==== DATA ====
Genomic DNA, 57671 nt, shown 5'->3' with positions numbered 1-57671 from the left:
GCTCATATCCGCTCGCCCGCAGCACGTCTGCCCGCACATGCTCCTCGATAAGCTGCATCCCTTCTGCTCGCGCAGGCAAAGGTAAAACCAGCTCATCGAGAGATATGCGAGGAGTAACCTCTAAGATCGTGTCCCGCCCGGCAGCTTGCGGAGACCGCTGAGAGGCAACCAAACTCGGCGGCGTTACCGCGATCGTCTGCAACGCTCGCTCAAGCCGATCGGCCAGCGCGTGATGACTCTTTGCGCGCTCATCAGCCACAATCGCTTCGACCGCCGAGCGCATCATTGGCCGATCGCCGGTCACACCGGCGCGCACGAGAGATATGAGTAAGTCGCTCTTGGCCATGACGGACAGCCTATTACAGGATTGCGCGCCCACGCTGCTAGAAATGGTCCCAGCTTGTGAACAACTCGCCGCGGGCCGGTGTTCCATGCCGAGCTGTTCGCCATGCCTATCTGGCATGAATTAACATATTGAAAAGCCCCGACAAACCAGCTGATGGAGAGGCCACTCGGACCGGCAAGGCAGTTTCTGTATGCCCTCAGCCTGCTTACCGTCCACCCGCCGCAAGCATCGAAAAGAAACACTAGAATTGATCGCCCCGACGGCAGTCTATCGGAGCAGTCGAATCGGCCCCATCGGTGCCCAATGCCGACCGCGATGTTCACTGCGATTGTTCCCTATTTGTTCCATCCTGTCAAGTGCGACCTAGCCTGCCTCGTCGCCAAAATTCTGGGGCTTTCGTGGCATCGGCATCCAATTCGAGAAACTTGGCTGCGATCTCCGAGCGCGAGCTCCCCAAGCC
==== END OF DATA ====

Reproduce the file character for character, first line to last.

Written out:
Genomic DNA, 57671 nt, shown 5'->3' with positions numbered 1-57671 from the left:
GCTCATATCCGCTCGCCCGCAGCACGTCTGCCCGCACATGCTCCTCGATAAGCTGCATCCCTTCTGCTCGCGCAGGCAAAGGTAAAACCAGCTCATCGAGAGATATGCGAGGAGTAACCTCTAAGATCGTGTCCCGCCCGGCAGCTTGCGGAGACCGCTGAGAGGCAACCAAACTCGGCGGCGTTACCGCGATCGTCTGCAACGCTCGCTCAAGCCGATCGGCCAGCGCGTGATGACTCTTTGCGCGCTCATCAGCCACAATCGCTTCGACCGCCGAGCGCATCATTGGCCGATCGCCGGTCACACCGGCGCGCACGAGAGATATGAGTAAGTCGCTCTTGGCCATGACGGACAGCCTATTACAGGATTGCGCGCCCACGCTGCTAGAAATGGTCCCAGCTTGTGAACAACTCGCCGCGGGCCGGTGTTCCATGCCGAGCTGTTCGCCATGCCTATCTGGCATGAATTAACATATTGAAAAGCCCCGACAAACCAGCTGATGGAGAGGCCACTCGGACCGGCAAGGCAGTTTCTGTATGCCCTCAGCCTGCTTACCGTCCACCCGCCGCAAGCATCGAAAAGAAACACTAGAATTGATCGCCCCGACGGCAGTCTATCGGAGCAGTCGAATCGGCCCCATCGGTGCCCAATGCCGACCGCGATGTTCACTGCGATTGTTCCCTATTTGTTCCATCCTGTCAAGTGCGACCTAGCCTGCCTCGTCGCCAAAATTCTGGGGCTTTCGTGGCATCGGCATCCAATTCGAGAAACTTGGCTGCGATCTCCGAGCGCGAGCTCCCCAAGCC